By Lexi Behrndt
I never knew a son could be a soulmate
I spent my childhood dreaming of a soulmate. Someone who would be a new oxygen to fill my lungs. I read Wuthering Heights and swooned over the passion between Catherine and Heathcliff, and I knew in my bones that my person was out there. He had to be.
At eighteen, I fell quickly for a boy I thought truly saw me for me, the look in his eyes one of love. I married that boy, and what followed was the opposite of my dream. I spent years cursing myself for my idealistic tendencies, and wishing away the idea that my true love was somewhere out there. Our marriage was over before it was over, my hope for a soulmate long gone.
Together, we had two sons. One and then the other, fifteen months apart. When my first son was born, I was surprised by motherhood, and all that came with it. It was as though I had grown into my true self for the first time, loving and giving all I had to another. I could not get enough. When my son was six months old, on a hot July morning, I took a pregnancy test, and when the two pink lines appeared, instead of the fear I maybe should have felt at a poorly-timed pregnancy, I was overwhelmed with a deep sense of joy. I knew this baby would receive all the love I had to give, just like his brother before him.
And when he was born, one cool April morning, he was placed on my chest, the powerful love rushed in, and then, the fear. The room quieted as I asked, “Why is he purple?” I watched as medical team members swarmed around him like bees watching their hive fall. Frantic and hurried, yet calculated and somber. I was forced to say goodbye to him repeatedly over his first few days of life, instead of wrapping him in my arms and holding him close for one, long, never-ending hello.
What followed was six and a half months of living in a pediatric cardiothoracic ICU as he battled congenital heart disease and pulmonary hypertension. Six and a half months of victories, hardships, setbacks, sweet kisses, moments my heart lurched out of my chest with contentedness and love, and moments my lungs deflated, suddenly unable to remember how to breathe. We bonded with cords and monitors, and I sang him songs repeatedly, if only to cover up the noise of the alarms. And when I entered his tiny, sterile hospital room, he always seemed to know, his eyes searched the ceiling, as if they were waiting to lock with mine. I was his, and he was mine. There was nothing I wouldn’t do to keep him with me, healthy and whole. But then, after 200 days, the fateful day came, and I watched all the dominos fall as I held him in my arms, and while everything screamed and raged within me, I told him it was okay to go.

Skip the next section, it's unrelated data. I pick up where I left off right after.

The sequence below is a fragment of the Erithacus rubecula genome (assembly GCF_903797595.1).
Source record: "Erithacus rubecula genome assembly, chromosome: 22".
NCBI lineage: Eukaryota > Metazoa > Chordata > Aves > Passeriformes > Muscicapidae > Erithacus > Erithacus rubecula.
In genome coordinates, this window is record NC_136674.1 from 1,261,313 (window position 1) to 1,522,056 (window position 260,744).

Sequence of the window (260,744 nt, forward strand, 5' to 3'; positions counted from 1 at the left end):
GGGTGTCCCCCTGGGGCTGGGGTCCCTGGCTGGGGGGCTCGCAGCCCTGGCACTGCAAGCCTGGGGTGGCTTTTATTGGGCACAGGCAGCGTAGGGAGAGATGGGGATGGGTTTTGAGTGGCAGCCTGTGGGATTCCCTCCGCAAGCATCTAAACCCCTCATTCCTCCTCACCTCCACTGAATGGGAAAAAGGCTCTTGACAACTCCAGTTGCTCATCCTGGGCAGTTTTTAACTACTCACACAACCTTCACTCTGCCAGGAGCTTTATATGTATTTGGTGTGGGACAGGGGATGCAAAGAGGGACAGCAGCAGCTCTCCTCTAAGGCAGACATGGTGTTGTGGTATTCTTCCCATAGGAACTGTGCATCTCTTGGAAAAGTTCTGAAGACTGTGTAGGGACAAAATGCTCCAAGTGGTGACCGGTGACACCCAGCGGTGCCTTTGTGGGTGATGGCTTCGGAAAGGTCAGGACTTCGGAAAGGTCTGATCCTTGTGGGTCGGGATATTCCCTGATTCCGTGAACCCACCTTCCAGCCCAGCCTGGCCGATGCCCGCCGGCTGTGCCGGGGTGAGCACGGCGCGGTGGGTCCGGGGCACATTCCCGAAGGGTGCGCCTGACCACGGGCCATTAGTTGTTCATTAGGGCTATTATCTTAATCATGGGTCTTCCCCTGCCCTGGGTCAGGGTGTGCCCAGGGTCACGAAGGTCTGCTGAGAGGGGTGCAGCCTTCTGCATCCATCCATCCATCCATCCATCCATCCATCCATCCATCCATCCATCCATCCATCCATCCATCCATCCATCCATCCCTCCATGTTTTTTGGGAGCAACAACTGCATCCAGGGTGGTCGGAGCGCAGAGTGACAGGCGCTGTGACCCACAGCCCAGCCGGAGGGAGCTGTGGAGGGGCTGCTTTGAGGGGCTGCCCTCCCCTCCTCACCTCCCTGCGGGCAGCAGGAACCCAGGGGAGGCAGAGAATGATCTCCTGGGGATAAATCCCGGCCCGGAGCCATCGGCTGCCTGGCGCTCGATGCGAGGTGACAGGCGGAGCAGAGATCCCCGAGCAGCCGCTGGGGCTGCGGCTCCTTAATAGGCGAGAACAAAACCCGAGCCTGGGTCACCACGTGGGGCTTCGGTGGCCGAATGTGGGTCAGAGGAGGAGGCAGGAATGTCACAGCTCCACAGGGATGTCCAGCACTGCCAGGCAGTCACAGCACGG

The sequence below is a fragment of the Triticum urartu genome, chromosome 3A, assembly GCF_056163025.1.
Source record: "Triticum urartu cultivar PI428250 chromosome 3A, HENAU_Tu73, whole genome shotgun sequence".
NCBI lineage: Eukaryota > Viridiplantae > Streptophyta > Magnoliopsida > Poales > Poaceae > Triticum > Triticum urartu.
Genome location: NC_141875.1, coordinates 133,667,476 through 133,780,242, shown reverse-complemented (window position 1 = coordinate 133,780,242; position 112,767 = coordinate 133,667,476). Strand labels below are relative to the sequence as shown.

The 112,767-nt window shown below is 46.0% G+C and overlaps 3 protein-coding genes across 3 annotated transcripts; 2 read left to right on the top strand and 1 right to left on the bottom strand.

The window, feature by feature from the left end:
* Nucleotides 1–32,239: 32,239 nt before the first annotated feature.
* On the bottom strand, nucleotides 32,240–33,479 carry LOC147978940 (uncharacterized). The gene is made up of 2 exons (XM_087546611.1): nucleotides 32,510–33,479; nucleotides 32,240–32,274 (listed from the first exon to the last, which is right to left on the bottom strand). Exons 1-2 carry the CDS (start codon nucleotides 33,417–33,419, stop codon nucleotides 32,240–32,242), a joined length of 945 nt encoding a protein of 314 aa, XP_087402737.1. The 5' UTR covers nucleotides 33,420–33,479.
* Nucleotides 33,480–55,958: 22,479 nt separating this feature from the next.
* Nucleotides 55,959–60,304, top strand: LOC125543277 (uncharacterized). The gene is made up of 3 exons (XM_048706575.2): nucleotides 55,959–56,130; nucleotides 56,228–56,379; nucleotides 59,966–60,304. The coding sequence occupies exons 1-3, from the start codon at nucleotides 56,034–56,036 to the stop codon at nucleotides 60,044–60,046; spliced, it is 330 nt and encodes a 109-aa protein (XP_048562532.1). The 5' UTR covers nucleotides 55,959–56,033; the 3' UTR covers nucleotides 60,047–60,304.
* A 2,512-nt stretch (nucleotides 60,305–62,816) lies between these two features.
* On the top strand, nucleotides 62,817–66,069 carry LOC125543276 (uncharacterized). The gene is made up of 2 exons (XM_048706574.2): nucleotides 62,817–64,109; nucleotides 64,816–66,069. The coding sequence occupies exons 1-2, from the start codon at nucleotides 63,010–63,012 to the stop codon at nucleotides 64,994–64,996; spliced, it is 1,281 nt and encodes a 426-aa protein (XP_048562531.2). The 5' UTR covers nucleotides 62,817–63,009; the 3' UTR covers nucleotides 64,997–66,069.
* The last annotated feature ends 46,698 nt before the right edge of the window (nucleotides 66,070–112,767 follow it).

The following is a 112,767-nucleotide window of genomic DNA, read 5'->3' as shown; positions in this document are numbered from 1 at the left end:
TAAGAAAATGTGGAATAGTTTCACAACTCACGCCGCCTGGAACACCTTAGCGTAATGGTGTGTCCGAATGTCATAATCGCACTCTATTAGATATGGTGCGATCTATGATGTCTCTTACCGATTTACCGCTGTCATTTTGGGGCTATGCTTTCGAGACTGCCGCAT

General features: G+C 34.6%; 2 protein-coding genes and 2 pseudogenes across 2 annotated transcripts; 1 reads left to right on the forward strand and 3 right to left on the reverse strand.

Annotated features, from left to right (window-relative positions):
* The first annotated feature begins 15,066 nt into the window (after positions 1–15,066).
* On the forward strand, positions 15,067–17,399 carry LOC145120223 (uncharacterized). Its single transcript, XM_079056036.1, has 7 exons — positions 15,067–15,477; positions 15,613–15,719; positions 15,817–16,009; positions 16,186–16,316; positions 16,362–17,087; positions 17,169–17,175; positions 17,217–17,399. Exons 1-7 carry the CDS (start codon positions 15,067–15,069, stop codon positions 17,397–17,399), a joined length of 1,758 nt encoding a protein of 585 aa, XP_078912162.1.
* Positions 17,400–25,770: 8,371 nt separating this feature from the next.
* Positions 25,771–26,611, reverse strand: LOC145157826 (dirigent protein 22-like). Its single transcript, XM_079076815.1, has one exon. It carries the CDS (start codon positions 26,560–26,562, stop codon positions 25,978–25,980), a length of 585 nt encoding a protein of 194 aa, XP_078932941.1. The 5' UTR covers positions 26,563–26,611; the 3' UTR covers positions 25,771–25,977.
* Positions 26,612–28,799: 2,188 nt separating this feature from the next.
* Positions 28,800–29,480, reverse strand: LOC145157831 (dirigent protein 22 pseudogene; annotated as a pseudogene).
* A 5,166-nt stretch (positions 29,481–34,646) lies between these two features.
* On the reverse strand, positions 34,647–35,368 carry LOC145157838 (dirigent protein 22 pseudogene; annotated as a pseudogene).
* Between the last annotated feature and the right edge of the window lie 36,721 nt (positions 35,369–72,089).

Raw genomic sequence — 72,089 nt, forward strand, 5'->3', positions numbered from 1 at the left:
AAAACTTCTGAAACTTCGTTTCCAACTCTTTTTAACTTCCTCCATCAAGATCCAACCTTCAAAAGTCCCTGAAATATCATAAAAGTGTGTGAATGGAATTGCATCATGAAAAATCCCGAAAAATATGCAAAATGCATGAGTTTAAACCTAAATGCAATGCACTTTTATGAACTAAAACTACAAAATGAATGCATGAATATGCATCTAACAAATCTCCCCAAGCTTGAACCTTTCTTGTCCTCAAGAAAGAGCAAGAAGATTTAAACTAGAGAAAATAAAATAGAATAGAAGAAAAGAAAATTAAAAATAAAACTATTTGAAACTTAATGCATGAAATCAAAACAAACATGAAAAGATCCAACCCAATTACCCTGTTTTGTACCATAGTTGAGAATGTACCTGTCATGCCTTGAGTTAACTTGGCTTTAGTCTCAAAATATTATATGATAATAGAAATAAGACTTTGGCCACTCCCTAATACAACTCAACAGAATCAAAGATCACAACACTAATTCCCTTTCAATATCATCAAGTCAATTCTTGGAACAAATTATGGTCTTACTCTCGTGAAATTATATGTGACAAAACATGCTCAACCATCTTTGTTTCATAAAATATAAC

I left the hospital numb with my mother and my older son beside me, with nothing but a lock of his hair, his favorite socks, his stained swaddle blankets. “This is the end of it all,” I thought.
But it wasn’t.
If you had told me two years ago that inside the sterile walls of a children’s hospital I would be forever changed, I never would have believed you. I gave birth to a little boy I had to give back, and the living and the giving was my saving grace. Somehow, my little boy with sick lungs and crummy veins taught me exactly what I needed.
He taught me to fight. He taught me to love without fear. He taught me to find my voice and stand my ground. Before him, I was stuck and desolate, and I didn’t even know it. He took care of his momma more than I took care of him. A little boy with the biggest blue eyes took my life by storm, and made sure he left me stronger, braver, kinder, and with more love than I realized my heart could hold.
I received a card after my son’s death, from a friend who had also lost her son. Her sentiment was simple yet profound, one lovely sentence that has stayed with me in the year since his death.
“I never knew a son could be a soulmate.”
I never did either, until I met mine.
Lexi Behrndt is the founder of Scribbles and Crumbs and The On Coming Alive Project. She is a single mother to two boy—one here and one in heaven, a freelance writer, and a communications director. Join her on Facebook, Instagram, or Twitter.